Effect size of antidepressants overestimated
The effect size of antidepressants may have been overestimated by a third, an extensive review of trial data has concluded.
The study authors obtained reviews for all antidepressant trials registered with the FDA between 1987 and 2004. A systematic literature search was carried out to determine whether the results had been published.
There were 74 trials, involving a total of 12,564 patients, investigating 12 different antidepressant drugs. The study found that 23 trials (31%), accounting for 3,449 participants, had not been published.
The FDA judged 38 of the trials to have a positive finding, of which all but one were published. The remaining trials were considered to be negative (24) or questionable (12). Only three of these trials were published as a negative outcome; 22 were not published and the remaining 11 were published in a way that conveyed a positive outcome.
Of the published trials, 94% claimed a positive outcome, whereas the FDA analysis showed a positive result in only 51%. The overall effect size for the published studies was 0.41. However, when the unpublished studies were included the overall effect size was reduced to 0.31. The reductions in the individual effect sizes for the 12 drugs used in these trials ranged from 11% to 69%.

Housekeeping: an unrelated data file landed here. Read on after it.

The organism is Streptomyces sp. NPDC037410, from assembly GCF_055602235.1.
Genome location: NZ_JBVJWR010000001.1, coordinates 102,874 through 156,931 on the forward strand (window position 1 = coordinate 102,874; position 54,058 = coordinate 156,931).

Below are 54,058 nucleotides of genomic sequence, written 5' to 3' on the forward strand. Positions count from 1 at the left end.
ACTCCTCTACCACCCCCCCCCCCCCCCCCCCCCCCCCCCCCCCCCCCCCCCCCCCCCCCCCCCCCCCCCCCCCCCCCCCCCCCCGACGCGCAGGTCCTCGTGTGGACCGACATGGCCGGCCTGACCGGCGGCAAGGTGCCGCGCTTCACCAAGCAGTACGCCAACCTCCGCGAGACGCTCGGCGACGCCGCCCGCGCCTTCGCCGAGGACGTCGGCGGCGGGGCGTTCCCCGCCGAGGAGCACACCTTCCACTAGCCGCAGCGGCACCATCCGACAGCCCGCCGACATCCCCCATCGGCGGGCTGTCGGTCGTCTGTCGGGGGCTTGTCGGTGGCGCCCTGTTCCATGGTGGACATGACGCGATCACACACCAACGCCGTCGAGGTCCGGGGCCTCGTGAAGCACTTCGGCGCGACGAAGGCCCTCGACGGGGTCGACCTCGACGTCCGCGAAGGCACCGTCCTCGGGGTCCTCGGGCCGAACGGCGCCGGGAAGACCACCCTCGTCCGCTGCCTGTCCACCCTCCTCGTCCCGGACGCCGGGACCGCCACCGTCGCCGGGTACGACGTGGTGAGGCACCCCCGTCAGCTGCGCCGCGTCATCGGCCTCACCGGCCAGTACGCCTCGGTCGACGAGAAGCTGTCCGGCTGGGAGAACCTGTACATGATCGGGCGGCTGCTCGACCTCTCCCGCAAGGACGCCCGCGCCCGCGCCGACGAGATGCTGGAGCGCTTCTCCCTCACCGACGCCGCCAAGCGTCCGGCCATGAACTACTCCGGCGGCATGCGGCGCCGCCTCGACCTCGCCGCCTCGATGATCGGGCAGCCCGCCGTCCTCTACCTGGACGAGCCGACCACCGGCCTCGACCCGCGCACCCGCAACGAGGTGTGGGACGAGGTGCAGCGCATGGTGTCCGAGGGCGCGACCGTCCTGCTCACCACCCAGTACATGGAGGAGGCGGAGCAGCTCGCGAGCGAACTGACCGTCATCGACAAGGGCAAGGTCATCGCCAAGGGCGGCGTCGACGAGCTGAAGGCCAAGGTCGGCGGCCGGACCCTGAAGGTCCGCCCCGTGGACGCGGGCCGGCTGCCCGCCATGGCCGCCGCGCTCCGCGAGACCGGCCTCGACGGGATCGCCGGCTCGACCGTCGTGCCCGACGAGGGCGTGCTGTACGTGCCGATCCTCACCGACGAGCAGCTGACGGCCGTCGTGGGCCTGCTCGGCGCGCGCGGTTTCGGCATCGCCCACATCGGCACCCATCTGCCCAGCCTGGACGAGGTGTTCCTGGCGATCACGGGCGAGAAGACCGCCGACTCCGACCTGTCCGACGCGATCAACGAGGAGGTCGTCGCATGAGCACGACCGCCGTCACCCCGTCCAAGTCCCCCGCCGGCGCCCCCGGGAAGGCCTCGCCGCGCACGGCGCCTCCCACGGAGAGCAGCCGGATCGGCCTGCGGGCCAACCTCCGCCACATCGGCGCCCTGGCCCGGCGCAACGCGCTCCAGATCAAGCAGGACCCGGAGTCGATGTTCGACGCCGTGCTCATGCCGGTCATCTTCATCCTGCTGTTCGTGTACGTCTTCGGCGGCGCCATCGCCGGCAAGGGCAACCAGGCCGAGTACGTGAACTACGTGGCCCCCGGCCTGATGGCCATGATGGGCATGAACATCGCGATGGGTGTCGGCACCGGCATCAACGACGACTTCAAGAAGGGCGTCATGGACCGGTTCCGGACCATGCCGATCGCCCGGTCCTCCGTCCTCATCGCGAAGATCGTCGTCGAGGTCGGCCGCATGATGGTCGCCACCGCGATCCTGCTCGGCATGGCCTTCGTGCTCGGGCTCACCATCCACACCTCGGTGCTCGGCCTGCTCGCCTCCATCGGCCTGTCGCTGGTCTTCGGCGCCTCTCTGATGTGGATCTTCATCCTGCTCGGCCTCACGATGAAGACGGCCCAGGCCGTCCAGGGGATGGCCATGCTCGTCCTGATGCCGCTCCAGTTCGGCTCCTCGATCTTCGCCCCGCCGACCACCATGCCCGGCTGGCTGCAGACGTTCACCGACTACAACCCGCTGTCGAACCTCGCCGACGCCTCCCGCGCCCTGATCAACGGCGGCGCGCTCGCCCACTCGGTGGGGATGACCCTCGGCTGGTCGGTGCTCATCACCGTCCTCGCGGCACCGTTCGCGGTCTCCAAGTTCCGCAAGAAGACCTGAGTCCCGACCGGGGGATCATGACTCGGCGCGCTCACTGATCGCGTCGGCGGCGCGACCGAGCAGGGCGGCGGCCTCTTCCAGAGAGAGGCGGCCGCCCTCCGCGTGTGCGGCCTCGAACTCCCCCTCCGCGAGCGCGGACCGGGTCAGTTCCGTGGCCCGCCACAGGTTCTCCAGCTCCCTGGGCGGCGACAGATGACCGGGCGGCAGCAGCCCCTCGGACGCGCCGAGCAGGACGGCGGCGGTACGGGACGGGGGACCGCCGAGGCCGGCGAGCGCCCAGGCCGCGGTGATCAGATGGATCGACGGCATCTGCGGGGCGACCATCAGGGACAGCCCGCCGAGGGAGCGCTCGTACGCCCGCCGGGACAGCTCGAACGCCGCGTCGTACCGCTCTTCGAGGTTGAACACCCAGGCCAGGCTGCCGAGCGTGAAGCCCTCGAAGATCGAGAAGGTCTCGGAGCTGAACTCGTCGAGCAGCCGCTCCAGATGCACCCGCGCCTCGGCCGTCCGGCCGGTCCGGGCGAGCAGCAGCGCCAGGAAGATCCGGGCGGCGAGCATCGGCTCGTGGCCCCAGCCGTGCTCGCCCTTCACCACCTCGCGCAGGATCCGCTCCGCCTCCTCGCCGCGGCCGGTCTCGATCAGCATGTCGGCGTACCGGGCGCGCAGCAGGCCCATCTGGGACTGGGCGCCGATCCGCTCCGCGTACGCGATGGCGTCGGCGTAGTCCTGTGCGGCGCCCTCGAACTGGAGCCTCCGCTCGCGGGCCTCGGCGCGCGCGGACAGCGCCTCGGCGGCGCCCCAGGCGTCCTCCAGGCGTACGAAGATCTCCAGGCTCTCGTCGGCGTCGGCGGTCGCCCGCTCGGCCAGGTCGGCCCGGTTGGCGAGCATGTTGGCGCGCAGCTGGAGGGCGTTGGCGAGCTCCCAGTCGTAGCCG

Kirsch et al calculated an almost identical overall effect size of 0.32 from FDA data for four of the 12 drugs.1 They suggest that this effect is too small to have any clinical significance; indeed, an overall effect size of 0.41 still remains below their cutoff of 0.5. Other studies do not agree with the use of such an arbitrary demarcation between significance and non-significance.2
However, compared with baseline the effect sizes for antidepressants (1.24) and placebo (0.92) are both extremely large; it is only the difference between them that is small (0.32).1 The fact that most of the improvement is because of the placebo effect has long been known: the Quality Assurance Project in the mid-1980s attributed 60% of the response to antidepressants to the placebo effect.3
There has been a significant increase in placebo response rates in antidepressant trials over the past 20 years.4 It has been suggested that this is, in part, caused by a larger proportion of patients with milder self-limiting depression: the ‘effect' is caused by spontaneous remission rather than a therapeutic effect.5 This is not consistent, however, with the evidence that active placebos may be more effective.6
In my opinion, the key question is whether the placebo effect is mainly caused by spontaneous remission or a genuine therapeutic effect. If the former, we should perhaps adopt a policy of watchful waiting, only offering antidepressant treatment if there is no improvement within a specified period of time. If the latter, unless we have access to an effective alternative (such as CBT), we need to consider whether we can justify withholding such a highly effective treatment from our patients.Reviewer
Dr Phillip Bland